$4.50 doesn’t buy you a whole lot these days: around two litres of petrol… a one-way train fare… maybe a semi-questionable sausage roll if you’re lucky. But apparently, it’s enough for a majority stake in South African Airways (SAA).
“Cabinet was informed that further progress had been made in the disposal of 51% of shares in the South African Airways to the Takatso Consortium, the preferred Strategic Equity Partner for the SAA,” announces the South African government via its own website.
“The Sales & Purchase process has now been concluded and signed by the Department of Public Enterprises and Takatso Consortium. The next step involves the approval of this transaction by various regulatory bodies. The public will be updated on further developments in this regard.”
Takatso Consortium – which is comprised of both private equity firm Harith General Partners and Global Airways – has acquired 51% of the national carrier for the extremely reasonable price of 51 rand / AU$4.56. But you’d be mistaken in assuming this extremely surprising figure represents the final cost of ownership.
Global Airways’ Lift Co-Founder Gidon Novick and Harith CEO Tshepo Mahloele have outlined intentions to invest as much as 3.5 billion rand / AU$310 million into the perenially beleaguered operation over the next three years to – snickers – get it off the ground.
“Government will have no further financial obligations to the company, outside of the existing liabilities that they will settle,” said Gidon Novick.
“Route networks we are still working on, and it will be a phased roll-out based on demand re-emerging post-COVID.”
So why exactly has SAA been sold at such a bloody steal? Despite having previously served destinations across the entirety of Africa as well as a good number of major global cities, it hasn’t made a cent of profit since 2011, operating under a form of bankruptcy protection since December 2019.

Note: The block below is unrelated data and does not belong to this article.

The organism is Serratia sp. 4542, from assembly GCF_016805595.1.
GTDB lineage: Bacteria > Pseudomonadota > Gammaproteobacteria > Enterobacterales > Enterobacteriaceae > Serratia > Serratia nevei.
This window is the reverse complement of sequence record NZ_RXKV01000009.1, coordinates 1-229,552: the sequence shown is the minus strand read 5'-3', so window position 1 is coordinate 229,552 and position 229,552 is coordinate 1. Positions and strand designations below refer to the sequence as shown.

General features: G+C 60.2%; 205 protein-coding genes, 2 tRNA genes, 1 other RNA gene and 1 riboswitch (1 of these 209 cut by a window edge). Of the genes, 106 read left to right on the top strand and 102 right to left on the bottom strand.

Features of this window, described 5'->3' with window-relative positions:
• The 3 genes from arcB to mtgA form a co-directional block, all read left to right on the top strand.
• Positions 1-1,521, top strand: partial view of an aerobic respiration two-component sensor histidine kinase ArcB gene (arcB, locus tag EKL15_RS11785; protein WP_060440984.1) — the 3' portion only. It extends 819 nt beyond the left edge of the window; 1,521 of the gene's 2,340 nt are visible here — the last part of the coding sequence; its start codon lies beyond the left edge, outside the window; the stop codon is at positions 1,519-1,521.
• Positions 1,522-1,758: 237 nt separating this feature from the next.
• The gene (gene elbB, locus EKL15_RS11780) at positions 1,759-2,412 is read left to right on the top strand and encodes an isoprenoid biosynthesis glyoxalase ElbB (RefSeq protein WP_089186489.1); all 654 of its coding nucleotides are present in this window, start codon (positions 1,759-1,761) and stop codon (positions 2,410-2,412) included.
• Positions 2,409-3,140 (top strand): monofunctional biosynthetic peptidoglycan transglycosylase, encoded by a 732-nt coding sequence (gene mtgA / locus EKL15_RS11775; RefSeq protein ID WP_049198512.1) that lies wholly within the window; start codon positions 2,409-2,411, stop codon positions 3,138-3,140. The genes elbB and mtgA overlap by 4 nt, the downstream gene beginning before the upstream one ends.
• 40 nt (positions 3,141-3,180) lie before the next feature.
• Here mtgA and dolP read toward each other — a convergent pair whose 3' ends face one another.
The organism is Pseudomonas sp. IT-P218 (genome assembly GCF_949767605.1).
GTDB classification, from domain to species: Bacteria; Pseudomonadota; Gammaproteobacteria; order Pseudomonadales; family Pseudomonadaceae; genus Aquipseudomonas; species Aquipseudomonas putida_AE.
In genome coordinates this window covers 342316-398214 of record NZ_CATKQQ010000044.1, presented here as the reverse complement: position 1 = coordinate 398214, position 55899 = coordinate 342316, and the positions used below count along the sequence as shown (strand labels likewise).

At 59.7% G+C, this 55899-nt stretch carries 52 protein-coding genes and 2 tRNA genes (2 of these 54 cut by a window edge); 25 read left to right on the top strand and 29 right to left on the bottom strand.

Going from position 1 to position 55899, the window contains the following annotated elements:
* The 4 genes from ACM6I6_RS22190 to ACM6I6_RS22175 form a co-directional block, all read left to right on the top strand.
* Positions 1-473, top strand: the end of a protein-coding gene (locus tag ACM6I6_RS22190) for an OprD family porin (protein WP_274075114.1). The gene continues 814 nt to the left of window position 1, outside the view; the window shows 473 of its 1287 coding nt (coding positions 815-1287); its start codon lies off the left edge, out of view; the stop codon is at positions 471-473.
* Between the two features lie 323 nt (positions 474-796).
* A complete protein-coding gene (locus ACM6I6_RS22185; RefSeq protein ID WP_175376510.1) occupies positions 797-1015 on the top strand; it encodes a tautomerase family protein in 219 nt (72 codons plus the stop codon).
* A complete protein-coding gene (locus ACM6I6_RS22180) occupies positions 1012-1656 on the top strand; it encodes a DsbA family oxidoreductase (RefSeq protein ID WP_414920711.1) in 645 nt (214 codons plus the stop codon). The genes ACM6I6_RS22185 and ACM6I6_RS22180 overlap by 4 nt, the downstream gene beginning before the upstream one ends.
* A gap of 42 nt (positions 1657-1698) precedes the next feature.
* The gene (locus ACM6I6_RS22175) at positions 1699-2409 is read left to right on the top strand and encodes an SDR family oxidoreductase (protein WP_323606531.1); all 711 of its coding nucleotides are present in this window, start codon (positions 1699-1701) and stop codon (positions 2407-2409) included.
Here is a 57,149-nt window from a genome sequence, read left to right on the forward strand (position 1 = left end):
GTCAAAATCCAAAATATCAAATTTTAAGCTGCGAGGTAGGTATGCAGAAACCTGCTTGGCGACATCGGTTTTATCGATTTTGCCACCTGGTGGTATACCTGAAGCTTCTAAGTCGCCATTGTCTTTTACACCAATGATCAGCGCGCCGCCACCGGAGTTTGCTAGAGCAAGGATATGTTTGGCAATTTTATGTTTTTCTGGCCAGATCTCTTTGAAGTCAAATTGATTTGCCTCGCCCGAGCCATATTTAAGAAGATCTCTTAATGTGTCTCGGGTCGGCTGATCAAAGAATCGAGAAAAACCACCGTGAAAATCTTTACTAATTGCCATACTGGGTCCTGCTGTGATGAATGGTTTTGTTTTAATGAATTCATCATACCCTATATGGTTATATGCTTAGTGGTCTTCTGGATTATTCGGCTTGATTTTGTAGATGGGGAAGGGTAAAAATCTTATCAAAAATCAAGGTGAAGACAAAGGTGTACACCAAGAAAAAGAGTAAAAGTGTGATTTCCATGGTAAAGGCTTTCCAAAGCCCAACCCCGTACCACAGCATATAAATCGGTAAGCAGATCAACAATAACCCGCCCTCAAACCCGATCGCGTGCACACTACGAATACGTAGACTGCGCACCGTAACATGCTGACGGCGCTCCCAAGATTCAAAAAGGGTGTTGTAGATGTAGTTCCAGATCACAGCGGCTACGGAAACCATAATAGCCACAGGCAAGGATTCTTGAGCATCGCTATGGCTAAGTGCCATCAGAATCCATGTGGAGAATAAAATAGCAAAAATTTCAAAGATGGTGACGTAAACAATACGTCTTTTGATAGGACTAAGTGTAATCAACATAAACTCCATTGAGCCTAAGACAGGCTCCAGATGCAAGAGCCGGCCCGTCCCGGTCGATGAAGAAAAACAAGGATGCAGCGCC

Similar to many airlines, the situation went from bad to worse when the ongoing pandemic kicked off. When the South African government’s relief packages stopped rolling in, the airline was well and truly tapped out and forced to temporarily cease operations. At the time of this writing, billions upon billions of rand in state bailout have already been issued.
According to Bloomberg, SAA is just one of several state-owned companies in South Africa which have “… deteriorated into financial distress over the past several years – in large part due to mismanagement and corruption.”
“The South African Airways disposal, however, marks the first effective privatisation of a major entity since the sale of former phone monopoly Telkom about two decades ago,” explains Antony Sguazzin of Bloomberg.
“A longer-term goal is to list the carrier on a stock exchange, Minister of Public Enterprises Pravin Gordhan said. In the meantime, the government will retain special voting rights to ensure the airline remains in the country, among other national priorities.”
“The objective of bringing in an equity partner to South African Airways is to augment it with the required technical, financial, and operational expertise to ensure a sustainable, agile, and viable South African airline,” adds Miniter Gordhan.
And you thought Virgin Australia had it rough.